Arboreal Grazer is the cheapest way to put another land into play. Grazer addresses the 2/x threats while accelerating a land which is exactly where you want to be when building a deck that just needs some space to accumulate the necessary resources to complete your plan. Grazer is significantly cheaper than other mono colored spells that ramp. Do yourself a favor and don’t play Ruin in their Wake. Growth Spiral is the 2nd fastest ramp spell in the format, but it requires you to move into blue. Being able to be Instant Speed grants some evasion from counters, and the cantrip ability is very welcome. BOTH require a high land count. 26 lands* at baseline unless you possess more Lay of the Land effects to tutor the lands you aim to put into play. Finally, Hour of Promise is an expensive spell that has recently fallen from grace. Known for getting Field of the Dead, it has now been relegated to ONLY getting Shrine of Forsaken Gods to set up an early monstrously large colorless spell. Jokes aside, a double tutor is nothing to scoff at and helps shape the big ramp decks.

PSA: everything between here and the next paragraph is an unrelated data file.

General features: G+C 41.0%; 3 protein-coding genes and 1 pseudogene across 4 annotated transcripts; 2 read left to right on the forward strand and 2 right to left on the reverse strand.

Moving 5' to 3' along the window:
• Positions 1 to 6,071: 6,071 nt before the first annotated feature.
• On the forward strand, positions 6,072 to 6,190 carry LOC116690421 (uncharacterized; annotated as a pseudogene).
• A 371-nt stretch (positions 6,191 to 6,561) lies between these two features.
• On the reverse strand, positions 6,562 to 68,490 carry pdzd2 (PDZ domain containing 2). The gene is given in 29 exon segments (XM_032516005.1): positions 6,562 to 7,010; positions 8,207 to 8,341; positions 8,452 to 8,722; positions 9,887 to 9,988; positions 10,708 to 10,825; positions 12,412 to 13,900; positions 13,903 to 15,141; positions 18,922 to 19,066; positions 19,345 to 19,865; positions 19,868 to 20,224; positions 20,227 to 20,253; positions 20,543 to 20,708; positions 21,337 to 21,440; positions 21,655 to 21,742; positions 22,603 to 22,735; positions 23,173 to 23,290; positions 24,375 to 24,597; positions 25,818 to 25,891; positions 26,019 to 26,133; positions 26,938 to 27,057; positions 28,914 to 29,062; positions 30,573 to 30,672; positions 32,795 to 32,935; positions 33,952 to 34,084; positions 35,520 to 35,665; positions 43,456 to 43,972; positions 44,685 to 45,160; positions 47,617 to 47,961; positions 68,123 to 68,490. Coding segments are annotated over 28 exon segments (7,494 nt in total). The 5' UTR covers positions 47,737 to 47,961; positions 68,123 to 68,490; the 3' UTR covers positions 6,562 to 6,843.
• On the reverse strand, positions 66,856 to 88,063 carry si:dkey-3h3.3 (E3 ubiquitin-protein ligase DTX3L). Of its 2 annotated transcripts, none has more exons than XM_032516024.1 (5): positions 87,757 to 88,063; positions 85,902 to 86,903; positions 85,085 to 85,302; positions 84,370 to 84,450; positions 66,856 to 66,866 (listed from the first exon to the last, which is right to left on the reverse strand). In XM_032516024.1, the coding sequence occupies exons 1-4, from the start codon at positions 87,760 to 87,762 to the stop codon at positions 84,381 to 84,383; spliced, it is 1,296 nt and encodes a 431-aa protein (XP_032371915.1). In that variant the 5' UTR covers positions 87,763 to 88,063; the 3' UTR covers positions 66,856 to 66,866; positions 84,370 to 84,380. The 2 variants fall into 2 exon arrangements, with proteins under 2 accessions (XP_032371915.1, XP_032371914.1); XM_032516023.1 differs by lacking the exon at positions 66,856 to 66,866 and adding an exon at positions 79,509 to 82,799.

Card Advantage Aggressive Decks:
A hallmark of Pioneer is the permanents, mainly creatures and planeswalkers, framing the point of interaction and playing to the board. The aggressive decks I’m about to summarize are no exception: